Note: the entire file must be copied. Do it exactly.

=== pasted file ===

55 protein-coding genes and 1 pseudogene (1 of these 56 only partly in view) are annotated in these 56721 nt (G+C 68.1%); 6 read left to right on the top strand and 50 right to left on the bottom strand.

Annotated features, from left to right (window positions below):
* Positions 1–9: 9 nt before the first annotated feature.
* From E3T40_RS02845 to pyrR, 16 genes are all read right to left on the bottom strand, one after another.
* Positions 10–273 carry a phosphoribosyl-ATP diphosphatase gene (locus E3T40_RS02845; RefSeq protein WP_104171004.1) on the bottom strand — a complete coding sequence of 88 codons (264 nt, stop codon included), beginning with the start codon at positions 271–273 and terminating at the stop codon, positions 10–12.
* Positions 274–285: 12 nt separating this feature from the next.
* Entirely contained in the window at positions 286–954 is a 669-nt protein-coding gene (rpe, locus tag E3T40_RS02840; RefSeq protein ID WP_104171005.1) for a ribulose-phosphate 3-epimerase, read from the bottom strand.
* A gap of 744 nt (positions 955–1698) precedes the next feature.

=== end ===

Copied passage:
55 protein-coding genes and 1 pseudogene (1 of these 56 only partly in view) are annotated in these 56721 nt (G+C 68.1%); 6 read left to right on the top strand and 50 right to left on the bottom strand.

Annotated features, from left to right (window positions below):
* Positions 1–9: 9 nt before the first annotated feature.
* From E3T40_RS02845 to pyrR, 16 genes are all read right to left on the bottom strand, one after another.
* Positions 10–273 carry a phosphoribosyl-ATP diphosphatase gene (locus E3T40_RS02845; RefSeq protein WP_104171004.1) on the bottom strand — a complete coding sequence of 88 codons (264 nt, stop codon included), beginning with the start codon at positions 271–273 and terminating at the stop codon, positions 10–12.
* Positions 274–285: 12 nt separating this feature from the next.
* Entirely contained in the window at positions 286–954 is a 669-nt protein-coding gene (rpe, locus tag E3T40_RS02840; RefSeq protein ID WP_104171005.1) for a ribulose-phosphate 3-epimerase, read from the bottom strand.
* A gap of 744 nt (positions 955–1698) precedes the next feature.